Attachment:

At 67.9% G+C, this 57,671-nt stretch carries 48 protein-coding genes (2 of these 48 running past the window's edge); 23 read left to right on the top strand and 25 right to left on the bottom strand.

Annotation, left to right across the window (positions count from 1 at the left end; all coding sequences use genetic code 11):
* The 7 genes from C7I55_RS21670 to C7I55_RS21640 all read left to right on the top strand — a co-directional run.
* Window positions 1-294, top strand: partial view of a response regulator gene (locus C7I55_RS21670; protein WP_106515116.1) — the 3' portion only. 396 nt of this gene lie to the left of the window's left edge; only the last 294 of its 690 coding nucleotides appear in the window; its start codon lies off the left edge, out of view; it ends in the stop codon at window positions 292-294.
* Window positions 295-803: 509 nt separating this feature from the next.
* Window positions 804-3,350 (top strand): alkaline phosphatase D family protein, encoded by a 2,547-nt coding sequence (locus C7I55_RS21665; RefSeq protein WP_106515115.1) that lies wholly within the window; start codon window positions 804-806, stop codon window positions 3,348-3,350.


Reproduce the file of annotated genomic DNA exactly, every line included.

At 67.9% G+C, this 57,671-nt stretch carries 48 protein-coding genes (2 of these 48 running past the window's edge); 23 read left to right on the top strand and 25 right to left on the bottom strand.

Annotation, left to right across the window (positions count from 1 at the left end; all coding sequences use genetic code 11):
* The 7 genes from C7I55_RS21670 to C7I55_RS21640 all read left to right on the top strand — a co-directional run.
* Window positions 1-294, top strand: partial view of a response regulator gene (locus C7I55_RS21670; protein WP_106515116.1) — the 3' portion only. 396 nt of this gene lie to the left of the window's left edge; only the last 294 of its 690 coding nucleotides appear in the window; its start codon lies off the left edge, out of view; it ends in the stop codon at window positions 292-294.
* Window positions 295-803: 509 nt separating this feature from the next.
* Window positions 804-3,350 (top strand): alkaline phosphatase D family protein, encoded by a 2,547-nt coding sequence (locus C7I55_RS21665; RefSeq protein WP_106515115.1) that lies wholly within the window; start codon window positions 804-806, stop codon window positions 3,348-3,350.